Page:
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A NIGHT THOUGHT; WRITTEN IN ILLNESS, by                    
First Line: Rest dwells not on my brain to-night
Last Line: Among the dead.
Alternate Author Name(s): Brooke, Arthur
Subject(s): Despair; Memory; Past


REST dwells not on my brain to-night—
But far o'er gone and coming things
My fancy takes its dreary flight
Upborne by forced and wearied wings.
Whate'er of past affliction clings
To Memory is revived once more,
And if there from the future springs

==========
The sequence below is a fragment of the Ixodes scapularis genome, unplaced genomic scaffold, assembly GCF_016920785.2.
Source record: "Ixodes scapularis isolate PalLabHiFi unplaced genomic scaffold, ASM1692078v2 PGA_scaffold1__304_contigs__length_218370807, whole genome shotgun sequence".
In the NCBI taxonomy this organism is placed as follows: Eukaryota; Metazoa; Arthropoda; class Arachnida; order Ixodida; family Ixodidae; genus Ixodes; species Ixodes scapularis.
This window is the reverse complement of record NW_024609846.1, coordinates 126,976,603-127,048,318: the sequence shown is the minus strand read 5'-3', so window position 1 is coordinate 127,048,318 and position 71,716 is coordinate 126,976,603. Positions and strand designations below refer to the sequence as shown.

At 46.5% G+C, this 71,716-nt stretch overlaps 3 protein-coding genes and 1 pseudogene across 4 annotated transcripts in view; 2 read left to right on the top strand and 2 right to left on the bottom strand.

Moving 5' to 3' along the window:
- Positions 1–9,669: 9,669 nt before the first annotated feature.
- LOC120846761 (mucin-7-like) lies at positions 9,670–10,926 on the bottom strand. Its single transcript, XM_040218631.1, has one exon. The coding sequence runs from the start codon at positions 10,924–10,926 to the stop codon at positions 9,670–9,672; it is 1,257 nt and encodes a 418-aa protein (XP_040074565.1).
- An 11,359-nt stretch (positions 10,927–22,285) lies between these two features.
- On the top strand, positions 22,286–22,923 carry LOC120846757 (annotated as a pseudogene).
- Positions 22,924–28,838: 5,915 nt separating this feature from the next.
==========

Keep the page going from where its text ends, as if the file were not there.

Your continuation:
A doubt—a dread—'tis felt before.
Thus he who tracks the desert o'er
Looks back but on the path of pains,
And onward hears the gathering roar
Of storms amid the engulfing plains.
And thus the captive quits his chains
To walk but in the wider cell
Of the void world, when nought remains
Of all which once he loved so well;
Upon the past he may not dwell,
'Tis slavery—torture—madness there,
And coming years, more horrible,
But the dread gulf of blank despair!
How can the wasted spirit bear
The ills which e'en the happiest know,
That feels, alas! it may not share
The joys that soothe e'en guilt and woe.
'Twere well if that impending blow,
Which trembling thousands daily dread,
Before the morn would lay one low
Among the dead.

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